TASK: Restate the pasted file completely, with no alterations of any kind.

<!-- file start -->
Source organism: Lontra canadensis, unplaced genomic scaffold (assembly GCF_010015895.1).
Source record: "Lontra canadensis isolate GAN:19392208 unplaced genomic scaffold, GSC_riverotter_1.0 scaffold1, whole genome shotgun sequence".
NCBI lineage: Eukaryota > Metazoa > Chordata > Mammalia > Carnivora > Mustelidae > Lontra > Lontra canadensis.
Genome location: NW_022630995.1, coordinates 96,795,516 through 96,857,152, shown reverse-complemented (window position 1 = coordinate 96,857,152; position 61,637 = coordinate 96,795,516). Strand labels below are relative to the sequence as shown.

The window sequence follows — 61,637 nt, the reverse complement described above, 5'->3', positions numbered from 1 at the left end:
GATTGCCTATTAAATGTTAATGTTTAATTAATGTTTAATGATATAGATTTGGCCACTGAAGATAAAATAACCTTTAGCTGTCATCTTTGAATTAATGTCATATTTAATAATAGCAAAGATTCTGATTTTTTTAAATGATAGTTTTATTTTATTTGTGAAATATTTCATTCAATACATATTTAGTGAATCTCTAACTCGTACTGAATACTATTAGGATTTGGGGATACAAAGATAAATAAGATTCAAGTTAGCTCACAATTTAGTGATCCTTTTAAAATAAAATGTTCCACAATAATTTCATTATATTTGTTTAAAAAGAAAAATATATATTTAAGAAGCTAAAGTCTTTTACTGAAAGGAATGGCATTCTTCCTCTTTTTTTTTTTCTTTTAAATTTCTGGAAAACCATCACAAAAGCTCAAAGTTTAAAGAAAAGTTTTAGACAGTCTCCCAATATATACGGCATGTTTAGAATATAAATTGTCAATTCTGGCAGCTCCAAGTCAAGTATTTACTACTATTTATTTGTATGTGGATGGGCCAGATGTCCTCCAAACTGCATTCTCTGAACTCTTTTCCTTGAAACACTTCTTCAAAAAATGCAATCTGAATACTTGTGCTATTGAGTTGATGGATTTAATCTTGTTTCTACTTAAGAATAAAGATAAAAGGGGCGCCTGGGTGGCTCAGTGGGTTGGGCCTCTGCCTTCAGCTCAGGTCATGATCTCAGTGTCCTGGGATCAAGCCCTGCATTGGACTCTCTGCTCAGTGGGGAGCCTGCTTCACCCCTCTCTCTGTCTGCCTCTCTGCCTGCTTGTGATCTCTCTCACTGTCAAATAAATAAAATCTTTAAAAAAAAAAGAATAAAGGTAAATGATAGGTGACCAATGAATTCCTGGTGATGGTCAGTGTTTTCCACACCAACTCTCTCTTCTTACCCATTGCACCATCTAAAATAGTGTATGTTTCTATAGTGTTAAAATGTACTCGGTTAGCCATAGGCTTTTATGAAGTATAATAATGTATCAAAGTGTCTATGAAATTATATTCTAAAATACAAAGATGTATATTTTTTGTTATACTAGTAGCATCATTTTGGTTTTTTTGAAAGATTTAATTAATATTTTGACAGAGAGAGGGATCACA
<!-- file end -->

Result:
Source organism: Lontra canadensis, unplaced genomic scaffold (assembly GCF_010015895.1).
Source record: "Lontra canadensis isolate GAN:19392208 unplaced genomic scaffold, GSC_riverotter_1.0 scaffold1, whole genome shotgun sequence".
NCBI lineage: Eukaryota > Metazoa > Chordata > Mammalia > Carnivora > Mustelidae > Lontra > Lontra canadensis.
Genome location: NW_022630995.1, coordinates 96,795,516 through 96,857,152, shown reverse-complemented (window position 1 = coordinate 96,857,152; position 61,637 = coordinate 96,795,516). Strand labels below are relative to the sequence as shown.

The window sequence follows — 61,637 nt, the reverse complement described above, 5'->3', positions numbered from 1 at the left end:
GATTGCCTATTAAATGTTAATGTTTAATTAATGTTTAATGATATAGATTTGGCCACTGAAGATAAAATAACCTTTAGCTGTCATCTTTGAATTAATGTCATATTTAATAATAGCAAAGATTCTGATTTTTTTAAATGATAGTTTTATTTTATTTGTGAAATATTTCATTCAATACATATTTAGTGAATCTCTAACTCGTACTGAATACTATTAGGATTTGGGGATACAAAGATAAATAAGATTCAAGTTAGCTCACAATTTAGTGATCCTTTTAAAATAAAATGTTCCACAATAATTTCATTATATTTGTTTAAAAAGAAAAATATATATTTAAGAAGCTAAAGTCTTTTACTGAAAGGAATGGCATTCTTCCTCTTTTTTTTTTTCTTTTAAATTTCTGGAAAACCATCACAAAAGCTCAAAGTTTAAAGAAAAGTTTTAGACAGTCTCCCAATATATACGGCATGTTTAGAATATAAATTGTCAATTCTGGCAGCTCCAAGTCAAGTATTTACTACTATTTATTTGTATGTGGATGGGCCAGATGTCCTCCAAACTGCATTCTCTGAACTCTTTTCCTTGAAACACTTCTTCAAAAAATGCAATCTGAATACTTGTGCTATTGAGTTGATGGATTTAATCTTGTTTCTACTTAAGAATAAAGATAAAAGGGGCGCCTGGGTGGCTCAGTGGGTTGGGCCTCTGCCTTCAGCTCAGGTCATGATCTCAGTGTCCTGGGATCAAGCCCTGCATTGGACTCTCTGCTCAGTGGGGAGCCTGCTTCACCCCTCTCTCTGTCTGCCTCTCTGCCTGCTTGTGATCTCTCTCACTGTCAAATAAATAAAATCTTTAAAAAAAAAAGAATAAAGGTAAATGATAGGTGACCAATGAATTCCTGGTGATGGTCAGTGTTTTCCACACCAACTCTCTCTTCTTACCCATTGCACCATCTAAAATAGTGTATGTTTCTATAGTGTTAAAATGTACTCGGTTAGCCATAGGCTTTTATGAAGTATAATAATGTATCAAAGTGTCTATGAAATTATATTCTAAAATACAAAGATGTATATTTTTTGTTATACTAGTAGCATCATTTTGGTTTTTTTGAAAGATTTAATTAATATTTTGACAGAGAGAGGGATCACA